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authorPeter Wu <peter@lekensteyn.nl>2016-09-18 16:19:58 +0200
committerAnders Broman <a.broman58@gmail.com>2016-09-23 05:59:26 +0000
commitb6a2915d0d5a7ab1524a49b216290f1e33feb19b (patch)
tree69af4ff8b19177276bbfcdfb138a5d6e326eeaaa /capchild
parent064f4d18dbc2cba6452d69bd354da2ff234b4182 (diff)
mate: fix Match edge cases, improve documentation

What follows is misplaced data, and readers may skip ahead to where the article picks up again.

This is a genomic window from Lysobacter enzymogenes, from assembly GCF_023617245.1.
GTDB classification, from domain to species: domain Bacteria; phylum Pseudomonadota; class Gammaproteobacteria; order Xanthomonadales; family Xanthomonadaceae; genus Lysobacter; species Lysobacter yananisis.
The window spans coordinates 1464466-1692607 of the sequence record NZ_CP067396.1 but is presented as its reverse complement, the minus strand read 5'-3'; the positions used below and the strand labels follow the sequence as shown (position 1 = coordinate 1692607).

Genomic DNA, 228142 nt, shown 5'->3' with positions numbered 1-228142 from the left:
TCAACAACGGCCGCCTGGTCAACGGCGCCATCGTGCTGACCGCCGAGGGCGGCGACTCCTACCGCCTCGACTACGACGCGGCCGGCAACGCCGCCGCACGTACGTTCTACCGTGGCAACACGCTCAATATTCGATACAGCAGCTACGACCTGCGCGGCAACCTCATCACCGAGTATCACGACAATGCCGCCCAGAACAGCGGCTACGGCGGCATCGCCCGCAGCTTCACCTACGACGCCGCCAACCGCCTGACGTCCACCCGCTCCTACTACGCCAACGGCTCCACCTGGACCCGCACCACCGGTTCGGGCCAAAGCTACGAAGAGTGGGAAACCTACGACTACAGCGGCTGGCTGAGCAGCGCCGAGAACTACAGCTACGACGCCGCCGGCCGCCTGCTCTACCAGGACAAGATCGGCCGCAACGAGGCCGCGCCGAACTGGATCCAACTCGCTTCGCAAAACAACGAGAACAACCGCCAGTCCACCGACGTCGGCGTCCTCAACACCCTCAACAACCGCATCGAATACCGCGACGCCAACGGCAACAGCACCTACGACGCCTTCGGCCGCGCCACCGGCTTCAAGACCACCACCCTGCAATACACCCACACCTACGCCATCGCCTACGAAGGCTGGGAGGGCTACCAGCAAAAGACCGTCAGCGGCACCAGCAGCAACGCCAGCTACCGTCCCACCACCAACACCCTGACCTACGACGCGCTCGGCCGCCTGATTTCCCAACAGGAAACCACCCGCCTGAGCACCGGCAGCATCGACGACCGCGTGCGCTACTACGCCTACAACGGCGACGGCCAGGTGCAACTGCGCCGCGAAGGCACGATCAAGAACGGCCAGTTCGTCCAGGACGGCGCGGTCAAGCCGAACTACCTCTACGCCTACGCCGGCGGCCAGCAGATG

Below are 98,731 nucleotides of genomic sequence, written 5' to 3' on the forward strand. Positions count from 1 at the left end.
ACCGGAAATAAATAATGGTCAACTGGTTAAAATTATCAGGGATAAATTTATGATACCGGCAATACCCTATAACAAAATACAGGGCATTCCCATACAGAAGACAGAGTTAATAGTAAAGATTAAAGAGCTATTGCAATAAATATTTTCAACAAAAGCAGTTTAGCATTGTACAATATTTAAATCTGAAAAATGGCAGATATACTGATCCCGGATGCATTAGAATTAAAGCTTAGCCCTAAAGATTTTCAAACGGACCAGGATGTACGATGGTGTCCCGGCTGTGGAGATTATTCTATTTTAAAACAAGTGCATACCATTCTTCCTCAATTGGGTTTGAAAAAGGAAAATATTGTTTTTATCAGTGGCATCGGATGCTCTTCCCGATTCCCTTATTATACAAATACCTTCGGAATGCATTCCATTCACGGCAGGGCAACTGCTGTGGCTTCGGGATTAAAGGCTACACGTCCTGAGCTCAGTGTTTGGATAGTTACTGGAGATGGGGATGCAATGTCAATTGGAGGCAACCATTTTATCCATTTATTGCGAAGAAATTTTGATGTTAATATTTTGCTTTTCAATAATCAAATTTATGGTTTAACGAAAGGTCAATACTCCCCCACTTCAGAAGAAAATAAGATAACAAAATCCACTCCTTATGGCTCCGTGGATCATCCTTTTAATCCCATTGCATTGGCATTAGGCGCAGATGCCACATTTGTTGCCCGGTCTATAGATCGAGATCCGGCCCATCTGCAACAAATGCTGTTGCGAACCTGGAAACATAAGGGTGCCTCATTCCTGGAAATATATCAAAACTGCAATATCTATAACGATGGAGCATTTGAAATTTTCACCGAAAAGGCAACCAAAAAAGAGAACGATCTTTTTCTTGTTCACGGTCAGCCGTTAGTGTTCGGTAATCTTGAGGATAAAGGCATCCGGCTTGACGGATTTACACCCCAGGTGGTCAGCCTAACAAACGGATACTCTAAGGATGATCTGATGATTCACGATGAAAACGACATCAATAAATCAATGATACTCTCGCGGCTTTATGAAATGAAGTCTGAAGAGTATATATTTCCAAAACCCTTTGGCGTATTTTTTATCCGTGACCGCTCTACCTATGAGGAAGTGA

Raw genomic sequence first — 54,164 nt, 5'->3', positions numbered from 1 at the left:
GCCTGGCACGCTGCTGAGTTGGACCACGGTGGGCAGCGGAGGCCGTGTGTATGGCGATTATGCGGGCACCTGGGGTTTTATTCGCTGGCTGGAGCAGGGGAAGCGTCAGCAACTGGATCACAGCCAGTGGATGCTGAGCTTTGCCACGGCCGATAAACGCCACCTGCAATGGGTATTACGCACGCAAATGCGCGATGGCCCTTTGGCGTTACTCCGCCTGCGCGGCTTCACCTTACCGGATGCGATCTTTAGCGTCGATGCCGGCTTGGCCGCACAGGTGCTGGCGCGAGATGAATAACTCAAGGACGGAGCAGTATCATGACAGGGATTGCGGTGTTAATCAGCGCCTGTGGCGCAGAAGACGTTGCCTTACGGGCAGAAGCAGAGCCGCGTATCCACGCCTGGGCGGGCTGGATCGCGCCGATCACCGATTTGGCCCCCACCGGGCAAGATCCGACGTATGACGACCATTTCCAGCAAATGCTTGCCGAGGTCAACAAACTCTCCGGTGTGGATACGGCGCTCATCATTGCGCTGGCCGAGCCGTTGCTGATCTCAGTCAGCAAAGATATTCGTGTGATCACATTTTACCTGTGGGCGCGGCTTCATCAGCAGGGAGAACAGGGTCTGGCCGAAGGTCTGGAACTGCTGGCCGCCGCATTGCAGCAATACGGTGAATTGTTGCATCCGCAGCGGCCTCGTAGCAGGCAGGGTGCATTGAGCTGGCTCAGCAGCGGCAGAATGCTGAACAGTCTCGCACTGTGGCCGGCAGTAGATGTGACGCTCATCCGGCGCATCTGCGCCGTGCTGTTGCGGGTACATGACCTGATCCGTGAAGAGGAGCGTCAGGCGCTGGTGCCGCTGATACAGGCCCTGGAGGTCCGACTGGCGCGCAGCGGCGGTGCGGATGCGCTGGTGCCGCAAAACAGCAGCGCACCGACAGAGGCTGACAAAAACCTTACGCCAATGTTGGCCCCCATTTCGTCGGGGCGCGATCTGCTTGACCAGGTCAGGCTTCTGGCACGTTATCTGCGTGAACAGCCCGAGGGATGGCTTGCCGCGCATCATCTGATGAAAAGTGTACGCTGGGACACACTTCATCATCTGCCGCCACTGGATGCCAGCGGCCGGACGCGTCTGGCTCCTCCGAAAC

Use strcmp to sort AVPs in an AVPL and for matching instead of comparing pointer addresses. Pointers can only be used for (in)equality, there is no ordering in them. Matching of attributes however requires a better ordering to know whether the operator (condition) or whether the operand (data) can be skipped. Otherwise it is possible that condition (b) randomly fails to match data (a,b). User-visible changes (mainly edge cases): - Loose (a=1, a?) on data (a=0, a=1) would previously fail to return (a=0,a=1) because the a? condition is not tried for data a=0. Now it tries all compatible conditions for a data AVP. - Any Match condition like (a=1, a^1) would previously be treated the same as (a=1) while (a^1, a=1) would still be seen as (a^1, a=1). The first case is now fixed to match (a=1, a^1). (Via a fix in insert_avp to ensure that (a=1) is not considered the same as (a^1).) - Every (a=1, a=2) on data (a=1, b=1) previously failed, but the comment "it will not create a list if there is not a match for every attribute in op" suggests that it should return (a=1). - Every (a=1) on data (a=2) previously succeeded (bug) while it would fail on (a=2, b=1). This is fixed now by checking whether any of the conditions really have matching data for the attribute. Other changes: optimize merge_avpl and new_avpl_*_match to insert in linear time instead of quadratic, rewrite and add comments in an attempt to make it easier to understand. Merge the new_avpl_every_match and new_avpl_exact_match functions and rename it to new_avpl_pairs_match to reflects its actual implemented functionality. Not addressed in this patch is the quasi-randomness of the returned data AVPL. AVPLs are unordered, so the condition Strict (a?) on data (a=1, a=2) could in theory return either (a=1) or (a=2). In practice this returns (a=1) because of alphabetical ordering, but this cannot really be relied on. It gets worse for conditions like Strict (a?, a>1), these are considered undefined behavior (without warnings for now). Ping-Bug: 12184 Change-Id: I0008448ffcb96183f106cb937c4f488e26a82f92 Reviewed-on: https://code.wireshark.org/review/17777 Petri-Dish: Alexis La Goutte <alexis.lagoutte@gmail.com> Tested-by: Petri Dish Buildbot <buildbot-no-reply@wireshark.org> Reviewed-by: Michael Mann <mmann78@netscape.net> Reviewed-by: Alexis La Goutte <alexis.lagoutte@gmail.com> Reviewed-by: Anders Broman <a.broman58@gmail.com>
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